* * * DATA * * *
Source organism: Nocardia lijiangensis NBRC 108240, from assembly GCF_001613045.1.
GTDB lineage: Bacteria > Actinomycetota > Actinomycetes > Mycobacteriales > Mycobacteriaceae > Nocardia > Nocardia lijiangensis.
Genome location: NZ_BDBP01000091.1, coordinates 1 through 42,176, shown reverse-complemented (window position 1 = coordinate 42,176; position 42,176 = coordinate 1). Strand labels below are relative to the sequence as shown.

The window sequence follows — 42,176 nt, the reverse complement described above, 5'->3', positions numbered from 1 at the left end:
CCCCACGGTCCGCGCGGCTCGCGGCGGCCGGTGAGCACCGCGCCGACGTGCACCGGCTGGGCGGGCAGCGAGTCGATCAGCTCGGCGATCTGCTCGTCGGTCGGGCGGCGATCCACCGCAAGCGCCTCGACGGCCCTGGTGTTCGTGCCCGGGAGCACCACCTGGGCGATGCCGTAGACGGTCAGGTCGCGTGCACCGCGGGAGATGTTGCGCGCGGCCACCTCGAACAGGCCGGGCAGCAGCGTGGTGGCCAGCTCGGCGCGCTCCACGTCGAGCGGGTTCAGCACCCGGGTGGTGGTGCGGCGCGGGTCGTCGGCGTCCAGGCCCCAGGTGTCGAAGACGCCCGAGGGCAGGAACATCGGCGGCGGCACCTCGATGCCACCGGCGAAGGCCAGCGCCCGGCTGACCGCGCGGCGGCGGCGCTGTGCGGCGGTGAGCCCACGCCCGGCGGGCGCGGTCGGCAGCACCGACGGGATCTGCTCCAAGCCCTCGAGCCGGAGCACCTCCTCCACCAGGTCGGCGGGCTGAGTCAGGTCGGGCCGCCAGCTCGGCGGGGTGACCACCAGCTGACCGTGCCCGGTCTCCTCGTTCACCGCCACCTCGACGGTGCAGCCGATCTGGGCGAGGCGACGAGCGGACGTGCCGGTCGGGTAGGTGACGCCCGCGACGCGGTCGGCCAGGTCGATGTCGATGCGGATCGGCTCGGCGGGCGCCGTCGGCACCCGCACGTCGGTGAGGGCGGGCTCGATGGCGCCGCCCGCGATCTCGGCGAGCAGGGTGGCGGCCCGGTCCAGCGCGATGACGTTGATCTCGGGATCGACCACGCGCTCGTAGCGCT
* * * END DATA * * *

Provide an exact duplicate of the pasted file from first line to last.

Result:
Source organism: Nocardia lijiangensis NBRC 108240, from assembly GCF_001613045.1.
GTDB lineage: Bacteria > Actinomycetota > Actinomycetes > Mycobacteriales > Mycobacteriaceae > Nocardia > Nocardia lijiangensis.
Genome location: NZ_BDBP01000091.1, coordinates 1 through 42,176, shown reverse-complemented (window position 1 = coordinate 42,176; position 42,176 = coordinate 1). Strand labels below are relative to the sequence as shown.

The window sequence follows — 42,176 nt, the reverse complement described above, 5'->3', positions numbered from 1 at the left end:
CCCCACGGTCCGCGCGGCTCGCGGCGGCCGGTGAGCACCGCGCCGACGTGCACCGGCTGGGCGGGCAGCGAGTCGATCAGCTCGGCGATCTGCTCGTCGGTCGGGCGGCGATCCACCGCAAGCGCCTCGACGGCCCTGGTGTTCGTGCCCGGGAGCACCACCTGGGCGATGCCGTAGACGGTCAGGTCGCGTGCACCGCGGGAGATGTTGCGCGCGGCCACCTCGAACAGGCCGGGCAGCAGCGTGGTGGCCAGCTCGGCGCGCTCCACGTCGAGCGGGTTCAGCACCCGGGTGGTGGTGCGGCGCGGGTCGTCGGCGTCCAGGCCCCAGGTGTCGAAGACGCCCGAGGGCAGGAACATCGGCGGCGGCACCTCGATGCCACCGGCGAAGGCCAGCGCCCGGCTGACCGCGCGGCGGCGGCGCTGTGCGGCGGTGAGCCCACGCCCGGCGGGCGCGGTCGGCAGCACCGACGGGATCTGCTCCAAGCCCTCGAGCCGGAGCACCTCCTCCACCAGGTCGGCGGGCTGAGTCAGGTCGGGCCGCCAGCTCGGCGGGGTGACCACCAGCTGACCGTGCCCGGTCTCCTCGTTCACCGCCACCTCGACGGTGCAGCCGATCTGGGCGAGGCGACGAGCGGACGTGCCGGTCGGGTAGGTGACGCCCGCGACGCGGTCGGCCAGGTCGATGTCGATGCGGATCGGCTCGGCGGGCGCCGTCGGCACCCGCACGTCGGTGAGGGCGGGCTCGATGGCGCCGCCCGCGATCTCGGCGAGCAGGGTGGCGGCCCGGTCCAGCGCGATGACGTTGATCTCGGGATCGACCACGCGCTCGTAGCGCT